Release trial tip: If a coating fails to release during a trial, do not discount it automatically. Consult one of the release manufacturer’s technical representatives. Very often the application method simply needs adjustment to achieve superior results. Do not forget to inquire about mold conditioning factors and how much reapplication will be necessary after the first couple pulls.
Stop guessing, call someone.
When a new part or compound is being considered for production, initial tests are run to iron out any problems associated with the job. Molders often use a release coating for the new compound that is already used in-house because it works on a similar rubber material. There is nothing wrong with trying, it works some of the time, but things don’t always go as planned.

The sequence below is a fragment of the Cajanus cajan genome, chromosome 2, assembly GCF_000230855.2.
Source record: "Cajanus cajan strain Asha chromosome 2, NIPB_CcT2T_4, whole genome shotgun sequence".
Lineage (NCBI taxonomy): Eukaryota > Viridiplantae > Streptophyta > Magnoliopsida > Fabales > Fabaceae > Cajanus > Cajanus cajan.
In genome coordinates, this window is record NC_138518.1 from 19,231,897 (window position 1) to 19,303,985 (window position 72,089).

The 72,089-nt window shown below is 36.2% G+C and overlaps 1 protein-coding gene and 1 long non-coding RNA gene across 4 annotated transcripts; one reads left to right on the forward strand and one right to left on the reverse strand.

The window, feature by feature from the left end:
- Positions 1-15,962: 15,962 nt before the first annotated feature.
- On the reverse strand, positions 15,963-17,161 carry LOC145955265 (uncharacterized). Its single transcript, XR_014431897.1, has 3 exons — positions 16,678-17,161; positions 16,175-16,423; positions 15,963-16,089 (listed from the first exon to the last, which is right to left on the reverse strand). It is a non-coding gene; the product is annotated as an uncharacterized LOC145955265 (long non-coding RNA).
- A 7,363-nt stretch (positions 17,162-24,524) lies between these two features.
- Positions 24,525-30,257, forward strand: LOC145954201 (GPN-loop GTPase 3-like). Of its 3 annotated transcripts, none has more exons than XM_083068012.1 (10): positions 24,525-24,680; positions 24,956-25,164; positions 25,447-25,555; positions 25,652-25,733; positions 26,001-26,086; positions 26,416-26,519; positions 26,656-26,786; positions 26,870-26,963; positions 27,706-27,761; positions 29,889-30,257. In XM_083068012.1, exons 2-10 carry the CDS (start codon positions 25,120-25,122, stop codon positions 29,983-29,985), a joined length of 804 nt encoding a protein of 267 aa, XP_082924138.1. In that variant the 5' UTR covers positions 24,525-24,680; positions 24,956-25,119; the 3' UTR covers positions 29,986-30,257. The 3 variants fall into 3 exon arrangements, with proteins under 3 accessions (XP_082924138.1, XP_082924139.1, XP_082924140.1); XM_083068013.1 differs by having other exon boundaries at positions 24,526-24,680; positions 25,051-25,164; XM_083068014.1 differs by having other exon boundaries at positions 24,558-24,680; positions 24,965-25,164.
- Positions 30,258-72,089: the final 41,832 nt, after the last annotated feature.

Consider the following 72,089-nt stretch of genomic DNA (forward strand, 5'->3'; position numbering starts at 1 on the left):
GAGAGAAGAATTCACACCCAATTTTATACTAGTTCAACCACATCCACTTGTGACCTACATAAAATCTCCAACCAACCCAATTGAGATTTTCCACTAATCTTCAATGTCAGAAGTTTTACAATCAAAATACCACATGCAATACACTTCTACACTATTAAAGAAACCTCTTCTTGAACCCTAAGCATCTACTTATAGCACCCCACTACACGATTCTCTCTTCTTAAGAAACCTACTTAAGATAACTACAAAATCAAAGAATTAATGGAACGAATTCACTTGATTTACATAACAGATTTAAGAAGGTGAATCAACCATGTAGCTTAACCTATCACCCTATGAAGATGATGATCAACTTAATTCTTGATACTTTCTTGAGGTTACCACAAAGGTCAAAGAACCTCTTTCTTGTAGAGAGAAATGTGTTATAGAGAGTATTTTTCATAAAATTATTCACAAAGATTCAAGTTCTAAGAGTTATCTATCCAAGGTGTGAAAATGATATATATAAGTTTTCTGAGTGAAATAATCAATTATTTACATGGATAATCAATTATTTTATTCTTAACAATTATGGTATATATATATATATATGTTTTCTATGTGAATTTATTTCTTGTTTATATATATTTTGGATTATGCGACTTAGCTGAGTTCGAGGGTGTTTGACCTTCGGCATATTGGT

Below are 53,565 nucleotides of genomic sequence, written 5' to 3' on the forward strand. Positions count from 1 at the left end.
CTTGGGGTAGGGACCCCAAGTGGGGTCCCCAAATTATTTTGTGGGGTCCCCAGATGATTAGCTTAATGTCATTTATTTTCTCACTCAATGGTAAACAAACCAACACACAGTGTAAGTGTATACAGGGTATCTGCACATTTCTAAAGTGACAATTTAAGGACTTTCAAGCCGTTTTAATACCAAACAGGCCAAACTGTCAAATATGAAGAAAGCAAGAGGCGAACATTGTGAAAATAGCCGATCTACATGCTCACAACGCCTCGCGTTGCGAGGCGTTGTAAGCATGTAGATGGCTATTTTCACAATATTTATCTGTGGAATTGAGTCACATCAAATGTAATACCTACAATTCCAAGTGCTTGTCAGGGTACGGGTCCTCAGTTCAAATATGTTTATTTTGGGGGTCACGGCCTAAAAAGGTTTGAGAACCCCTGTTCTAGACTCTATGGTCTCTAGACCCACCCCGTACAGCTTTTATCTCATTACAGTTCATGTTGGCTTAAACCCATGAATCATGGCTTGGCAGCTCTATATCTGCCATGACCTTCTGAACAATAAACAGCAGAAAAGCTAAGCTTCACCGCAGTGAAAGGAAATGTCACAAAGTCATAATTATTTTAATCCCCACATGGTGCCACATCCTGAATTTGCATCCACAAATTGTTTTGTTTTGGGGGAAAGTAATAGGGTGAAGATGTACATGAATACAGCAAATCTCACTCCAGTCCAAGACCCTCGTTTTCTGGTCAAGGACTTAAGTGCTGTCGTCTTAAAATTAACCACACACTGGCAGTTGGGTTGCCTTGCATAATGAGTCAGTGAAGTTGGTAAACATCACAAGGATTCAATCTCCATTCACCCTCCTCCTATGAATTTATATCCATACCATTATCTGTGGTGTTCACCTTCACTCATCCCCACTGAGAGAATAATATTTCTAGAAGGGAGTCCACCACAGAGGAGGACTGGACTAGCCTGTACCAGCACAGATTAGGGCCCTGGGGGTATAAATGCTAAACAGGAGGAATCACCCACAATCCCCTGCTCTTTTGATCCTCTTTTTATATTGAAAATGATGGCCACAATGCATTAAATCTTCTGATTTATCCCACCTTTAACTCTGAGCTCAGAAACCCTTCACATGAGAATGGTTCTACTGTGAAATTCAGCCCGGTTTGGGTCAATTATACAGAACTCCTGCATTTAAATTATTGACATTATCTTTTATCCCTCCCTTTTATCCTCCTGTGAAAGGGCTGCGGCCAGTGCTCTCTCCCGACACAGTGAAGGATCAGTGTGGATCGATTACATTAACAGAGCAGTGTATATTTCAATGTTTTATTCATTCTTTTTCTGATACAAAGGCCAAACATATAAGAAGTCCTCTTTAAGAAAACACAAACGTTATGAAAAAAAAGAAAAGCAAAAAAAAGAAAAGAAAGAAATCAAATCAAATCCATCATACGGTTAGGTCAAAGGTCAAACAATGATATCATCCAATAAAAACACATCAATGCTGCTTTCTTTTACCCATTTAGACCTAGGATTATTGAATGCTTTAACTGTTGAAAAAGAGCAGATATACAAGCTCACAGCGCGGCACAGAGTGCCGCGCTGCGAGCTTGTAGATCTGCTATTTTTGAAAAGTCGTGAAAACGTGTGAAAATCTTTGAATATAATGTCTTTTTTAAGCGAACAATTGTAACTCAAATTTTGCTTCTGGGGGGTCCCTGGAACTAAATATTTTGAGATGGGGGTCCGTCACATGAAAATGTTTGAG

It is always a good idea to call release manufacturers for assistance before using a coating in a process for which it was not originally intended. You will save time, raw material, and money if you seek help beforehand rather than try to put out the fires after the fact. Release manufacturers have a wealth of knowledge. We know what works where and how to apply it. Take advantage of our desire to sell you something to get the most out of your process. In a perfect world, molders could use the same release agent for every compound on every press; unfortunately, specialized release agents catered to your various compounds are usually the only way to achieve superior results across the board.
Better yet, call everyone.